His father? He's not even sure why he's in jail, or if he knows, he won't say. Sam Jr., and his mother say it was a probation violation, and that he can be out in a year.
"Really?" Chad asks. "I didn't know that."
It has waited 25 years. Imagine the questions. From the most basic ("What does he look like?") to the toughest ("What happened?"). But all that can wait for football.
"In time," Johnson says. "I'm not really thinking about it right now. Of course I have questions. Of course, there are things I've thought about my whole life. I was going to go visit him once during the offseason. Sam was going to take me. But it didn't work out. I had to leave town. At some point, I guess."
The family says Sam Sr., has been a good father and has been a good provider. Sam Jr. would like to hook them up, but he knows some things have to happen naturally.
"I'm not going to push it," Sam says. "When he's ready, it will happen. They look just alike. Both have the bald heads."
Until then, everyone is enjoying finding each other.
"He came to our door on his birthday. January ninth," Chinita says of Chad. "He just blended in with us right from the start. He's fun to be around."
Chad calls their mother, Sandra, "Sandra B." Sandra would have good reason to shut the door in Chad's face on that 25th birthday. But she embraced him instead.
"I love children. My children mean everything to me," Sandra B. says. "I treat them all the same. All my children's friends call me 'Sandra B.' He's nice and when he calls and I answer, we talk."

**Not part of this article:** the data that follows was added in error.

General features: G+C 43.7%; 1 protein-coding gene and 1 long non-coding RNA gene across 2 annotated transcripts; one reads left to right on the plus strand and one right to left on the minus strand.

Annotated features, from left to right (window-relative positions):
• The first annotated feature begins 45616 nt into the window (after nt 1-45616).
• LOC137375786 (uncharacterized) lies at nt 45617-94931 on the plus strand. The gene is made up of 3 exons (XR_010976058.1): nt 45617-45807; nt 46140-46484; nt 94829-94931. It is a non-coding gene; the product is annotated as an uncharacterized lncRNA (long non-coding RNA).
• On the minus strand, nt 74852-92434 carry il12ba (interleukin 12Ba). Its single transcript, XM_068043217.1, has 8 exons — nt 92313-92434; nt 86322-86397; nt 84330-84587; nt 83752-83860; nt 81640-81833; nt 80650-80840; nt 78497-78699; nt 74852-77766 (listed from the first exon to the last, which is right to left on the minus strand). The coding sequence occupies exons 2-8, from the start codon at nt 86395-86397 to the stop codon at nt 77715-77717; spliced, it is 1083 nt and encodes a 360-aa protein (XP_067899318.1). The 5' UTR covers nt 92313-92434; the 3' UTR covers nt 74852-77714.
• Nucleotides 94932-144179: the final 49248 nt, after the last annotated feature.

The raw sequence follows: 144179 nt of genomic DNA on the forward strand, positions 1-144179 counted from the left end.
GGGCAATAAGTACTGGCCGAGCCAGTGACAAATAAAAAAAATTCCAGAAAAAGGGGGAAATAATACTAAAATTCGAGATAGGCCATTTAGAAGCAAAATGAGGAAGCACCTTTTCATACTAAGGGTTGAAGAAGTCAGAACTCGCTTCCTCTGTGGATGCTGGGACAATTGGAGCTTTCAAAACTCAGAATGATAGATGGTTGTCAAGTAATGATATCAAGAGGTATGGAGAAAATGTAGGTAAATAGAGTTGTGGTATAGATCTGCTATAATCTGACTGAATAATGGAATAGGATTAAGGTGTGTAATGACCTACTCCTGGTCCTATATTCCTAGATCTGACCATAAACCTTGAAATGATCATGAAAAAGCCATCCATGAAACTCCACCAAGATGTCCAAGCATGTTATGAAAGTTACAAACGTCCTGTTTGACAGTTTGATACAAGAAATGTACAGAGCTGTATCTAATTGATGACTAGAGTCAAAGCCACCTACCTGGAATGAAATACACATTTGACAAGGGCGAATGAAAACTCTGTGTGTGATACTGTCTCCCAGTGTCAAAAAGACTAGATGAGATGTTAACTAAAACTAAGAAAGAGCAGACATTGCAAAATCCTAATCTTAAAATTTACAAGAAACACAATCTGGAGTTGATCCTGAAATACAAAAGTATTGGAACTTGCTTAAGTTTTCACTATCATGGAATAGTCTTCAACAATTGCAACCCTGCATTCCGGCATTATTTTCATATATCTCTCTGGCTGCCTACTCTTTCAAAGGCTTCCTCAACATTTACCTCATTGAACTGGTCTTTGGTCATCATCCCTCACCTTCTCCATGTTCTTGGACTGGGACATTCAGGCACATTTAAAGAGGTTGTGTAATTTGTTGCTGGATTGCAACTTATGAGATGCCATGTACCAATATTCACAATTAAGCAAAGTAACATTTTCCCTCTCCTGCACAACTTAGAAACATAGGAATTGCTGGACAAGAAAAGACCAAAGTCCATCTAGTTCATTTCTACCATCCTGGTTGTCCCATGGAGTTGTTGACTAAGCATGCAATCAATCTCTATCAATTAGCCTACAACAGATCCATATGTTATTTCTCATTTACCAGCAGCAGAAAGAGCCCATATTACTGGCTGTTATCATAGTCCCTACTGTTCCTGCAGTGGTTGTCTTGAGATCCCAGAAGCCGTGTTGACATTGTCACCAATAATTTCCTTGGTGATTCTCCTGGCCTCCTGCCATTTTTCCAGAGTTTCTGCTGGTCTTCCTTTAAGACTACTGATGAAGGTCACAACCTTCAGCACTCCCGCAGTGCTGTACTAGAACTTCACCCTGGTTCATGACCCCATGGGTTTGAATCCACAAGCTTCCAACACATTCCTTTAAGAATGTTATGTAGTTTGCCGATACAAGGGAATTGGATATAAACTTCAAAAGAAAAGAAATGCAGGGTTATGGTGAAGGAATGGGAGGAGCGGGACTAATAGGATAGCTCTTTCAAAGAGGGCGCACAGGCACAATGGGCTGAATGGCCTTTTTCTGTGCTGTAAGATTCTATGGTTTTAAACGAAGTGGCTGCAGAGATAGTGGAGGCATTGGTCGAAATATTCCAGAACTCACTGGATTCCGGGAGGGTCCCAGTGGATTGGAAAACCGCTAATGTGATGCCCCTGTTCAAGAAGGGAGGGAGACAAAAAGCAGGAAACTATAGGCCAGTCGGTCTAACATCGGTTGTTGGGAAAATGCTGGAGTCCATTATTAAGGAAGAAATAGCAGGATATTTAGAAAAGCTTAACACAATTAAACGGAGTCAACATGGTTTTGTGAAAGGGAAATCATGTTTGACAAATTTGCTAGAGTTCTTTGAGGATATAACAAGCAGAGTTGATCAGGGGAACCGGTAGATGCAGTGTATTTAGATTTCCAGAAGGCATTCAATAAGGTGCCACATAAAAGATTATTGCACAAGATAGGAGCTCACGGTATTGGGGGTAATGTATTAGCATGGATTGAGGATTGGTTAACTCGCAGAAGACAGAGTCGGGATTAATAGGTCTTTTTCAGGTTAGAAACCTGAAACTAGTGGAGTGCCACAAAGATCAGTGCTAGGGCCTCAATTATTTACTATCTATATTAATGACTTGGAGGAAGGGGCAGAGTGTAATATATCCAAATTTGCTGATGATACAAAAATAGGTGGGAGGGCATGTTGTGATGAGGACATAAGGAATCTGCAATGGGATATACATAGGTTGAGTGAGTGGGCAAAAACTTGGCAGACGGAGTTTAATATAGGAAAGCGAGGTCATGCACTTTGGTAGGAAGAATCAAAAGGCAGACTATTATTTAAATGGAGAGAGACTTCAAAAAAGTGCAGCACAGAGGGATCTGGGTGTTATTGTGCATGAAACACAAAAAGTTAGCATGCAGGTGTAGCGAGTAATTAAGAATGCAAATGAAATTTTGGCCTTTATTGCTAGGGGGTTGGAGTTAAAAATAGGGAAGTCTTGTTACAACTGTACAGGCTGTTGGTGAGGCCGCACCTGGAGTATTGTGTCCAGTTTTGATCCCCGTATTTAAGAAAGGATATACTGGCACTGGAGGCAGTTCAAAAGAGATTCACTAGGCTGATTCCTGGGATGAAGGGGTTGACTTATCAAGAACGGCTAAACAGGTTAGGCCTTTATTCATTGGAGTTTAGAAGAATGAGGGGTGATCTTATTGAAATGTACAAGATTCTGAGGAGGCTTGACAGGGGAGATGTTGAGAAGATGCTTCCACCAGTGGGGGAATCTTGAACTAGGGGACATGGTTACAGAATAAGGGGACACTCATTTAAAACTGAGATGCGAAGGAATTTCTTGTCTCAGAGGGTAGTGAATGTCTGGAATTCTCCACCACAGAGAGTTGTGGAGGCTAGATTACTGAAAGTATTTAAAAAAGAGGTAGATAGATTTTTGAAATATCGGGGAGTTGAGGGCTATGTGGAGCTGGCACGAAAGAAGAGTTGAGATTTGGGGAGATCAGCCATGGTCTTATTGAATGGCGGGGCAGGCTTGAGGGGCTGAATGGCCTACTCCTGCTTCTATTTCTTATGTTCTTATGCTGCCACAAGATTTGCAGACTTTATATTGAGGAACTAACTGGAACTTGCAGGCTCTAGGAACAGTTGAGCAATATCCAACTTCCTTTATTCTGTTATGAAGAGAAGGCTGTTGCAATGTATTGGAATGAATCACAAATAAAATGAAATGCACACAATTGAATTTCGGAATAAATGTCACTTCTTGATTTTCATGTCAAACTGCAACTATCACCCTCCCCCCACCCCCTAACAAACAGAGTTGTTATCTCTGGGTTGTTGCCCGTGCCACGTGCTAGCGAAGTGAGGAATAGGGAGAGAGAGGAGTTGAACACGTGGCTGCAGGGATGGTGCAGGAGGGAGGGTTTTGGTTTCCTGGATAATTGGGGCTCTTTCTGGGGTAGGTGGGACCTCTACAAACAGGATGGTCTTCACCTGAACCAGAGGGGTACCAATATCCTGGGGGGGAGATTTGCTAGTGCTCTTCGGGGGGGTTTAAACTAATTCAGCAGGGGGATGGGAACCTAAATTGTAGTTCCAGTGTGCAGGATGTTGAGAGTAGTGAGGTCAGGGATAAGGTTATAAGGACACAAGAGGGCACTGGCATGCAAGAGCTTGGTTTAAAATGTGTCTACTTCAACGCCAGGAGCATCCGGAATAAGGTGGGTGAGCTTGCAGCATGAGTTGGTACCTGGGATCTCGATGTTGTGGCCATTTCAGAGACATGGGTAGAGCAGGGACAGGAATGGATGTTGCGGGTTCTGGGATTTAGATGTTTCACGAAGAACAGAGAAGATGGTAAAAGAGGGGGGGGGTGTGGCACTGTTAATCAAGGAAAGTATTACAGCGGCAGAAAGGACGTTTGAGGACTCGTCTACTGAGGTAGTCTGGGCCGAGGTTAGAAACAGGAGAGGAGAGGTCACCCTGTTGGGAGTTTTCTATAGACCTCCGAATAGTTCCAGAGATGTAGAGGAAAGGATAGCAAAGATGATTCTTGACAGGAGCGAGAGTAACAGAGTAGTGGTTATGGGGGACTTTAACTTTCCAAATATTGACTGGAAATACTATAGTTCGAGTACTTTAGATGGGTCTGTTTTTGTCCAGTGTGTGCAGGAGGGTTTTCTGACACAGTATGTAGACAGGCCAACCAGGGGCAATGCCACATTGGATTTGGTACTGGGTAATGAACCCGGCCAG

Sandra B. lives around 43rd and 42nd streets in the Liberty City section of Miami. Chad grew up with his grandmother scurrying around the same streets and parks, but several blocks away from each other. Talk about so close, yet so far.
"I've known I've had two other brothers my whole life," says Sam Jr., who is a year older than Chad. "I knew their names, but I didn't know their last names. And then to find out that one of them was Chad. If I knew his last name was, 'Brown,' I would have known it was him.
"When I went over to his house the day after he came to my house, I was in shock. You have to understand. We used to hang out. We played 15-and-under, 14-and-under football. We played against each other. We walked home together from the park. I followed him when he went to Oregon (State) and I'm fan of the NFL, but I never watched Cincinnati. He's really a great guy. Once you get to know him. I would pretty much beat him in basketball, but football, he usually cleaned up in football."
Chinita, 33, now tapes every Bengals' game, and has a hard time believing that is her brother out there making all those catches. Sam Jr. says they plan to spend a lot of time together when Chad comes home from the bye weekend of Oct. 10-12.
Most stars might be wary of finding some new family members. In a lot of cases, that would mean giving some things. But Sam Jr., isn't looking for anything.
"Just his love," Sam said. "That's all I want."
Chad is ready with that.
"It's a nice feeling," Johnson says. "All of a sudden, your family gets bigger. It's fun. It's nice to have all the support you can get."
He really has had some great catches this year. Sam can give him the stats. He leads the AFC in receiving yards and yards per catch, but the entire NFL in fairy tales.